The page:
Apple was kind enough to include a veritable encyclopedia of information with my Apple ][. Inside the big, red manual, you'll find complete step-by-step instructions for setting up the machine, adjusting a tape recorder for optimal use, plenty of programs to get you started, and a handy reference for the hardware inside.
I found the manual easy to read, although given the constraints of typing programs by hand using a typewriter, some code was printed using a dot matrix printer. Mr. Wozniak includes excellent code to help you build your own programs, however, and code for interfacing with the likes of a teletype, should you need printed output. There are critical routines for floating point calculations, which I'm sure some will appreciate.
Apple introduces a little design philosophy in the manual, which is a welcome break from the volumes used to learn the 5100, for example. Rumors on our sister site Engadget say Tandy is working on a consumer machine with BASIC and a human-readable manual as well, but I'll believe that when I see it. Anyway, the Apple ][ manual has some sample code for making actual audio tones using the built-in speaker (a novel idea, by the way). Why use audio in a program? Here's the design philosophy I found interesting:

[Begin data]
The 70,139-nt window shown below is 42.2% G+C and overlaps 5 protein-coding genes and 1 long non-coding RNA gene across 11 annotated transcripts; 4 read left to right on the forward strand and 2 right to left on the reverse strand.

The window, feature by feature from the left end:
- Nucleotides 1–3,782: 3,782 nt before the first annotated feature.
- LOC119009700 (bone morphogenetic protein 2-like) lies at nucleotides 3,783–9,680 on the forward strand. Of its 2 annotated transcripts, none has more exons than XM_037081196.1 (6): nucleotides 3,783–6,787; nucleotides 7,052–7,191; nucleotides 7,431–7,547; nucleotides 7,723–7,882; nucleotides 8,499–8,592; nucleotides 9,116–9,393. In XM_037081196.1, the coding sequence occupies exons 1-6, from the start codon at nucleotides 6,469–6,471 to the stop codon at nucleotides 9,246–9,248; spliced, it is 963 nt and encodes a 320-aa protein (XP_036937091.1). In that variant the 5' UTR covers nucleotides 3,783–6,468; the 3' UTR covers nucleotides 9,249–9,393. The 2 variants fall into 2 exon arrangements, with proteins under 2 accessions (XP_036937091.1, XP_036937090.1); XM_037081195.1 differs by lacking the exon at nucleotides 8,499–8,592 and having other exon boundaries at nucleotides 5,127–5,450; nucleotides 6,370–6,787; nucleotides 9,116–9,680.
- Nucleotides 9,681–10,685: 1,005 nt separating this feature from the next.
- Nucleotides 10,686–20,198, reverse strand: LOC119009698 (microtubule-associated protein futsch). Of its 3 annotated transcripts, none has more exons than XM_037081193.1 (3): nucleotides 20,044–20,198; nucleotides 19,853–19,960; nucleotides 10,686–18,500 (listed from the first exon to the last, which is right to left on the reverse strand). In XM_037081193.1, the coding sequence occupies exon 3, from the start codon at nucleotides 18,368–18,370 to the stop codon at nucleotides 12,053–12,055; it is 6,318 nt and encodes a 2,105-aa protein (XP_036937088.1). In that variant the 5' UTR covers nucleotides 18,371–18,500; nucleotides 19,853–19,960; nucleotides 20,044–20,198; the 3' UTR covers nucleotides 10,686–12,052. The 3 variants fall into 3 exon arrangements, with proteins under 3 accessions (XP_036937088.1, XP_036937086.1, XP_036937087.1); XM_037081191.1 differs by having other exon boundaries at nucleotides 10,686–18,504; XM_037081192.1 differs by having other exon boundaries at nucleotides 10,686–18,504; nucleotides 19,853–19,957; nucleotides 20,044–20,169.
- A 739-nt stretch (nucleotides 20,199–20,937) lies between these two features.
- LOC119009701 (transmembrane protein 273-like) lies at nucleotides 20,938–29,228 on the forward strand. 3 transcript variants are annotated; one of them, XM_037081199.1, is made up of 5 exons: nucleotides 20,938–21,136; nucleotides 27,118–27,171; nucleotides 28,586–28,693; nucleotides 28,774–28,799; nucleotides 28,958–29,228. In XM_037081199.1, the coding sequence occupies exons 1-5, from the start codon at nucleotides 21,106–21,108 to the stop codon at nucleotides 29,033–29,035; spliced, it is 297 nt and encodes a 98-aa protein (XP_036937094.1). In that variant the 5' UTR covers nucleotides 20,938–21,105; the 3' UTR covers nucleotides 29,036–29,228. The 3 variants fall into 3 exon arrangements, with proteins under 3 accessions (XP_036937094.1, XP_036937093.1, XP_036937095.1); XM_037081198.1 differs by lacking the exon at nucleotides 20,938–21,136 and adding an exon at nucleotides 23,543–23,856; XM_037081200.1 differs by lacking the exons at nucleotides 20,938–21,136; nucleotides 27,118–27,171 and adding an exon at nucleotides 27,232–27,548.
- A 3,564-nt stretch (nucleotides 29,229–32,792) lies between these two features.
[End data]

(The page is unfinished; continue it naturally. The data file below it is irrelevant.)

"Computers can perform marvelous feats of mathematical computation at well beyond the speed capable of most human minds. They are fast, cold and accurate; man on the other hand is slower, has emotion, and makes errors. These differences create problems when the two interact with one another. So to reduce this problem humanizing of the computer is needed. Humanizing means incorporating within the computer procedures that aid in a computer's usage. One such technique is the addition of a tone subroutine."
It's like they want to make the computer more *personal*, somehow.
Once you've seen how to make graphics, sounds and even interaction and I/O in code, the manual wraps up with a thorough examination of the included hardware. This is a hobbyists' machine, after all. The schematics and diagrams will have you fully understanding how the computer addresses memory and controls video, plus many other miracles I can't believe they crammed into such a small package.
This valuable red book of data comes free with your Apple ][, but I wouldn't part with it! You'll find yourself referring to it time and again. Check out the photostat gallery below for a few sample pages.